Last Updated: Monday - 09/27/2010
February 21, 2000
The Healing Ministry of Jesus Christ
"At sunset, all those who had friends suffering from diseases of one kind or another brought them to Jesus and, laying his hands on each, he cured them."
- Luke 4:40
Since its beginnings, the Catholic faith has understood that care for the sick and the dying is part of who we are. The roots of our healing mission lie in the life and ministry of our Lord and Saviour, Jesus Christ. In proclaiming the kingdom of God, Jesus had a special place in his heart for those who were overwhelmed by sickness, disfigured by disease or threatened with death.
JESUS THE HEALER
Three aspects of Jesus' own ministry to the sick and dying are particularly striking. First, he recognizes the vulnerability of the sick, in their need for care. Jesus touches these people, physically and spiritually, breaking through that barrier of disease which often makes people feel less than human. He touches the leper (Mark 1:41), lays hands on the blind man (Mark 8:22), and takes the hand of the daughter of Jairus (Luke 8:54). His touch seems to say to them in their wretchedness and isolation: "You are worthwhile. Through God's loving touch, you are whole. I am with you."
Second, Jesus brings the "outcast" back into human society through his healing word and touch. He challenges the notion that sickness is the result of sin. The diseased were thought of as unclean, punished by God and cut off from God's holy people. When his disciples asked, "Lord, who sinned, this man or his parents, for him to be born blind?" (John 9:2). Jesus replied, "Neither he nor his parents sinned." Jesus not only touches the outcasts but welcomes them back into community, into God's own family.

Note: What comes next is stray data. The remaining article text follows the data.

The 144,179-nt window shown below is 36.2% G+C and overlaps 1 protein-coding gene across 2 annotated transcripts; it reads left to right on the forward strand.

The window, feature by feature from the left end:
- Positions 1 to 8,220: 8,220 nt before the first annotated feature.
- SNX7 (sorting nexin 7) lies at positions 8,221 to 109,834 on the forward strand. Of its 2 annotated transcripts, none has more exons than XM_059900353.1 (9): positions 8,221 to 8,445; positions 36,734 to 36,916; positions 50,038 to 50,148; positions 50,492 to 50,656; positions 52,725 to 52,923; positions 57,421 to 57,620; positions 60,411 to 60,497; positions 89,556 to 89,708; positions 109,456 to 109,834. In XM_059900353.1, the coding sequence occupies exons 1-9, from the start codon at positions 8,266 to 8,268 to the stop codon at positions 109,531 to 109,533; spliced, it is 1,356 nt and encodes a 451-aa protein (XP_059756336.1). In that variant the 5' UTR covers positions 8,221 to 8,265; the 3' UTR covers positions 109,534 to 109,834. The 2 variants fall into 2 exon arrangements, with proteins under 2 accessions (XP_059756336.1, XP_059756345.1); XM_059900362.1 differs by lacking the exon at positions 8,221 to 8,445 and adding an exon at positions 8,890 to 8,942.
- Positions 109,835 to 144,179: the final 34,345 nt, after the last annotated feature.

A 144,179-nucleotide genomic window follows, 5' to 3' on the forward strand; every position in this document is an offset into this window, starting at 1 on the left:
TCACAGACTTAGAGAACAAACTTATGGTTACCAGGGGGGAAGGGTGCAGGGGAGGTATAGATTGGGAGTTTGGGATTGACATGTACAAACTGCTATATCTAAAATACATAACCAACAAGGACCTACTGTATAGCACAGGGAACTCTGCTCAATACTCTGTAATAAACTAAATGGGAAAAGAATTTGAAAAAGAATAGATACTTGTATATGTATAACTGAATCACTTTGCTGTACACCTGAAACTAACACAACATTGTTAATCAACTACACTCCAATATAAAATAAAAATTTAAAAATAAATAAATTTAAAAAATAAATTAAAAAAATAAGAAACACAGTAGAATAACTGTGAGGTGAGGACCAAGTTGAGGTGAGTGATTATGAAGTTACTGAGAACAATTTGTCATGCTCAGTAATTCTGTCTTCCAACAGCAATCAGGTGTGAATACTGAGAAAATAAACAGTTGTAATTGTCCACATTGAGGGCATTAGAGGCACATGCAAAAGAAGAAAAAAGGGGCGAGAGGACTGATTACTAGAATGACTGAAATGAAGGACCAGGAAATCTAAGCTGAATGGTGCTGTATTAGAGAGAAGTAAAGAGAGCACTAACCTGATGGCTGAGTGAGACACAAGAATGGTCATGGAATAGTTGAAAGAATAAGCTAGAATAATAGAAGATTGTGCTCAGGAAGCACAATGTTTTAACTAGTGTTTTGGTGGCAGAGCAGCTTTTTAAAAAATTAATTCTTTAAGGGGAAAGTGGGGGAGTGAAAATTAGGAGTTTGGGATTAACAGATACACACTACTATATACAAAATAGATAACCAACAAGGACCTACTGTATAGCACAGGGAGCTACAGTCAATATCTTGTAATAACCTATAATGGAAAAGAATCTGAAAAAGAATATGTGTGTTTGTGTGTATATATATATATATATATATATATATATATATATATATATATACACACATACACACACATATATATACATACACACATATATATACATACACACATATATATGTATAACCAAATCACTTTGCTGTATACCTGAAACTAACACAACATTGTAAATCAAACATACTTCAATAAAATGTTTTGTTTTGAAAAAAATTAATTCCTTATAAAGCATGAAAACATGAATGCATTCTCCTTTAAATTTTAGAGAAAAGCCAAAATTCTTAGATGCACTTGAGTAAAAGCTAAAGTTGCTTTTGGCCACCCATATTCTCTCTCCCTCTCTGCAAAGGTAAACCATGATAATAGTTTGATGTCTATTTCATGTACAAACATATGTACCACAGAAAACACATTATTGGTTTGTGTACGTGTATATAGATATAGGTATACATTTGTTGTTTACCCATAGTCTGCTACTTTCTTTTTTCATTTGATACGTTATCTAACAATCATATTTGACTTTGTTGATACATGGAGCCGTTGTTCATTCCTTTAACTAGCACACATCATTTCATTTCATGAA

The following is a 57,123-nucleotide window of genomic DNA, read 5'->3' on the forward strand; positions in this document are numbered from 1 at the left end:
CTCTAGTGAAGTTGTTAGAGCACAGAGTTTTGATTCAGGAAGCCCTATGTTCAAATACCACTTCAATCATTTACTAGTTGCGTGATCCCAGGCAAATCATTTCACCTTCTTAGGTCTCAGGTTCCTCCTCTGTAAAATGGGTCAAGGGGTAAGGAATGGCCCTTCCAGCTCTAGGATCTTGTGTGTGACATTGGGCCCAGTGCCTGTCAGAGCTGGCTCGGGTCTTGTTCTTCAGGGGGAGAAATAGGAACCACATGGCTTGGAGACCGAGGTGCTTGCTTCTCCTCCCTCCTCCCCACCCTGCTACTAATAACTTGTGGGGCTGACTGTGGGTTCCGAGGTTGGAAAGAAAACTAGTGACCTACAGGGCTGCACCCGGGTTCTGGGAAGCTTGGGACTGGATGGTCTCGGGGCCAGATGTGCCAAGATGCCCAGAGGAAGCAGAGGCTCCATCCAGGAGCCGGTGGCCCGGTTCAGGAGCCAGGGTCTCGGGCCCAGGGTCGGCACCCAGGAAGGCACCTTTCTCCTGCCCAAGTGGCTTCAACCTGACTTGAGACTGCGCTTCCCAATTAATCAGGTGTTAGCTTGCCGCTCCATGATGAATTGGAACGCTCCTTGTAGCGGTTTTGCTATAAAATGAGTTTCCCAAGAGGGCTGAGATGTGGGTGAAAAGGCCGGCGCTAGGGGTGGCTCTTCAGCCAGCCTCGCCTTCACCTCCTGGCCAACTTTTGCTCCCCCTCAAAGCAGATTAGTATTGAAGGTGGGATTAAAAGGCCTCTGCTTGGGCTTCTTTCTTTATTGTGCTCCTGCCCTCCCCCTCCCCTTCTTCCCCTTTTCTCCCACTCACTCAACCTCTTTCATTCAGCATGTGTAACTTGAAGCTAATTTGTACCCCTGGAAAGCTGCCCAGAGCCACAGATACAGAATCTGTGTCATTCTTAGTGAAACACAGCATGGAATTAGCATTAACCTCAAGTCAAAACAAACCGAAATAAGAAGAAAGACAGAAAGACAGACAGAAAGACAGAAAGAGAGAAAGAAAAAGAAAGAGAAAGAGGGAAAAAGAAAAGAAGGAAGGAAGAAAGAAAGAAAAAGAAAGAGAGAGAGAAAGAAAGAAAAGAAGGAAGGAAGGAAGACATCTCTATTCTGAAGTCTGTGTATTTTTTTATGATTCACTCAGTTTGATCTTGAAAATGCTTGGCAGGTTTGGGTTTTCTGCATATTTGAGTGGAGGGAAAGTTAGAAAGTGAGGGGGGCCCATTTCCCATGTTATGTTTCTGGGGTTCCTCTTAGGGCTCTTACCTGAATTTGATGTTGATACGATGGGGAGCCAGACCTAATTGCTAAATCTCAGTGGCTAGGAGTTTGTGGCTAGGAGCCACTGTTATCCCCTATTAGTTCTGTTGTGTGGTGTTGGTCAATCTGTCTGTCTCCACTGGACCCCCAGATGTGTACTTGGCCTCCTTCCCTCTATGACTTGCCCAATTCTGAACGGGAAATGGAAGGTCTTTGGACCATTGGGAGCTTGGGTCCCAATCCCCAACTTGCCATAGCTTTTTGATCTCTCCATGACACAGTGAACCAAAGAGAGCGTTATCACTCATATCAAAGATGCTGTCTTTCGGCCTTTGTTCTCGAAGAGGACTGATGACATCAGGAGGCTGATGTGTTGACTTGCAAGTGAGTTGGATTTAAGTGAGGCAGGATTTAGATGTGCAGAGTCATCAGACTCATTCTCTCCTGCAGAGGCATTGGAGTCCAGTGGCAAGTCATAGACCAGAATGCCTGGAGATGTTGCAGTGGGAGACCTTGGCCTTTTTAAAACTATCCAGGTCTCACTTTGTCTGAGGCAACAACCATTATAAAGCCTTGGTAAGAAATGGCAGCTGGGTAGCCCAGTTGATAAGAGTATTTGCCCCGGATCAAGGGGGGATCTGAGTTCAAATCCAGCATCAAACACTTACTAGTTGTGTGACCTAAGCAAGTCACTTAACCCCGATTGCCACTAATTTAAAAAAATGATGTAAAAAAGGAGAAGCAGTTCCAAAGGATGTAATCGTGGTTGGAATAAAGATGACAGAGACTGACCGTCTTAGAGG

Finally, Jesus reaffirms the need for spiritual healing. The paralytic lowered through the roof is first healed of his sins (Mark 2:5), while the man by the pool at Bethesda is warned, "Give up your sins so that something worse may not overtake you" (John 5:24).
Death itself, the ultimate affront to humanity, is overcome by Jesus. He raised Jairus' daughter (Luke 8:49-56), the widow of Nain's son (Luke 7:11-17), and Lazarus (John 11:38-44). These miracles, of course, only restored earthly life. His own resurrection promises the fullness of eternal life.
God's compassion for all his children is revealed in the human touch of Jesus, in the restoration to community of those considered outcasts, and in the salvific healing of sin and death. This is fundamental to the message of the Gospel.
A MINISTRY OF THE WHOLE CHURCH
Since the time of Jesus, Christians have seen care for the sick as one of the signs of the kingdom of God. In the parable of the Good Samaritan they find a reminder that practical compassion for those in need is at the heart of the Christian mission (Luke 10:30-37). Following the example of Jesus' own actions, the Christian community strives to break down the barriers of isolation felt by those who are sick or dying, to include them as full members of the human community, and to provide hope of an ultimate healing of sin and death. The Church, Christ's Body today, does this through hospitals, continuing care and palliative care facilities, seniors' residences, and through care within the home and the community.